The concept of eRFPs (or electronic requests for proposal) has led to many hotels getting inundated with potential business. As with those in many types of commerce, some of these leads are promising and require immediate action while others will—in the long run—really lead nowhere at all. So, how does hotel management decide which eRFPs to handle with expediency, and which ones to ignore altogether? In truth, the answer comes down to what your hotel can handle and your individual business’s needs. In general, the best ways to sort the worthwhile eRFPs from the less promising ones comes down to the numbers.
The Numbers Game
The biggest factor in figuring out which eRFPs are solid is the number of properties that have been solicited. Some businesses ask for proposals from every hotel with a vending machine and a flight of stairs: in other words, the eRFPs are widespread and submitted to numerous chains in several different cities. Because there are over 5 million hotel rooms in North America alone, the competition can be fierce. Business is often a numbers game and when the competition is extreme, the odds of you landing that contract dwindle.
Of course, knowing how many hotels were included in the solicitation can be difficult. Some eRFPs disclose the number up front, others leave you guessing. But, when it comes to the latter, you can get a sense of solicitation numbers by talking to other properties in your hotel chain. Were several properties solicited? If so, odds are you can consider that what you received was a mass solicitation, and you can feel free to deal with it the same way you would other internet spam.
On the flipside, if you are one of just a few businesses that have been solicited, you need to act immediately, ideally within hours. Being one of four or five businesses who received a specific eRFP is promising and gives you a solid chance to land that business. A good rule of thumb is to correlate your response time to the number of hotels solicited: if you are one of two hotels, try to respond within five hours; if you are one of four hotels, try to respond within ten hours.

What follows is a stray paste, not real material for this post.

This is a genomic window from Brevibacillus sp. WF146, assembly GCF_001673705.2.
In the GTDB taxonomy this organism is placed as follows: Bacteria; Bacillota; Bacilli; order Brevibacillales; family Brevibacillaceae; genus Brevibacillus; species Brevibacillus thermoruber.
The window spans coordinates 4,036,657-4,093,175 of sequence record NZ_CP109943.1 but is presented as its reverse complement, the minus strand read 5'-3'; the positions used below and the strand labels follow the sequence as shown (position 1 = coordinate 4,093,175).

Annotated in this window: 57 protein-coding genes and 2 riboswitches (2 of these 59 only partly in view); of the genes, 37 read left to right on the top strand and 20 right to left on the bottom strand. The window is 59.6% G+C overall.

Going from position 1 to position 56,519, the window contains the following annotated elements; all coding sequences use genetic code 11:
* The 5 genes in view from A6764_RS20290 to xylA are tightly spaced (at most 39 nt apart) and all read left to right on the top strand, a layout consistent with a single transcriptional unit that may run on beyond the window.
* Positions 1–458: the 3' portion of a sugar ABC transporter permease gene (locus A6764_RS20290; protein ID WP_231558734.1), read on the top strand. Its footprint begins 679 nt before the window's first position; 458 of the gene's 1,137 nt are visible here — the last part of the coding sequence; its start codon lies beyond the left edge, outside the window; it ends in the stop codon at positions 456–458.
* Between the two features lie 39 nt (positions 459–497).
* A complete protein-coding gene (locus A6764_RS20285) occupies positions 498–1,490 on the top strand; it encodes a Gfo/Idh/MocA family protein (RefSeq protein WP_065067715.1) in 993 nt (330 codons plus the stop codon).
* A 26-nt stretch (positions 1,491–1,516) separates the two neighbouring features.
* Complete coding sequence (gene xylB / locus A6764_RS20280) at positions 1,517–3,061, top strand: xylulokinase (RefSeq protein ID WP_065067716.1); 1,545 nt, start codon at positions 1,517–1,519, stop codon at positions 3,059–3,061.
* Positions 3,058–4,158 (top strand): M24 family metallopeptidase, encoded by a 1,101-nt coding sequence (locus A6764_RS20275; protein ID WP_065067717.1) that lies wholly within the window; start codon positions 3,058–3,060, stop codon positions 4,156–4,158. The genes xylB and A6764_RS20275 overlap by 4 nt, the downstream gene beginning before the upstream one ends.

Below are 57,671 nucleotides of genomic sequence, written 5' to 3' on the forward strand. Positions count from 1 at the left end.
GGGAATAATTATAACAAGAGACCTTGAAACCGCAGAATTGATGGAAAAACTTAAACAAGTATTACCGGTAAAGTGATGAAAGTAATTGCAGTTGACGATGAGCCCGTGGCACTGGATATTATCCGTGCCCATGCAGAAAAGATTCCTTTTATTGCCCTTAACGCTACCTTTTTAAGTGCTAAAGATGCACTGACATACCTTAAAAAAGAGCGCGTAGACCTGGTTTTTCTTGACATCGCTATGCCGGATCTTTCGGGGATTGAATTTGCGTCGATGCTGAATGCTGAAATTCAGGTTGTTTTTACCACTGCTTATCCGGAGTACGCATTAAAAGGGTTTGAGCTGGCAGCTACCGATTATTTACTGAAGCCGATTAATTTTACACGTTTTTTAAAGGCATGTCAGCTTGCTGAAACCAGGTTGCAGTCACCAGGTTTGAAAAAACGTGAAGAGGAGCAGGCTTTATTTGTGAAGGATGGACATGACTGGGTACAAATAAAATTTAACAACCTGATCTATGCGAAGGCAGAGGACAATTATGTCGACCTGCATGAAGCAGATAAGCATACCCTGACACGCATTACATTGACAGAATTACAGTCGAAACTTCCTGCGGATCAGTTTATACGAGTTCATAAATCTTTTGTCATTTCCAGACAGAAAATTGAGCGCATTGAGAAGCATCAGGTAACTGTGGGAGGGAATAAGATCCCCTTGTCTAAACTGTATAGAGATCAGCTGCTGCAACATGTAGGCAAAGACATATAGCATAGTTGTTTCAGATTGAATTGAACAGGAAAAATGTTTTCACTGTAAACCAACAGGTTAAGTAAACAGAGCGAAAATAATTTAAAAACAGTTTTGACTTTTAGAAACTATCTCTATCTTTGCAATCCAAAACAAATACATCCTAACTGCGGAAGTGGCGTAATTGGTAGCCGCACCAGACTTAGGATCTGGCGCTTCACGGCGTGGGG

Another way to sort good eRFPs from bad ones is to ask about specifics. When you receive a proposal, ask what the company is specifically looking for. If a company wants a 2,000 square foot conference room and your hotel has one that is only 1,000 square feet, you will know right away that the proposal isn’t worth pursuing. On the other hand, if the hotel is requesting something you do have, you’ll know that you may have a leg up on the competition.
Another part of inquiring after the specifics is to ask when they anticipate making a final decision. This doesn’t necessarily need to be a sign-on-the-dotted-line date, but rather a date of when they will announce the hotels that have made the shortlist. If this date is well into the future, you have some time to respond to the eRFP, but if it’s just a week away, you’ll have to act quickly.
The final way to determine if an eRFP should be followed up on has to do with disclosure: when you received the eRFP, how much information about the competition was included? If virtually none was included, the eRFP could be difficult to work with. But if the exact number of solicitations was included or—better yet—the names of the competing hotels are listed, you’ll know exactly what you’re working with.
Knowing more details about the eRFPs that are submitted to your business will help you decide which are the most important to respond to. When possible, ask for specifics about what the business needs, try to find out how many other properties received the same eRFP, and figure out when a final decision will be made.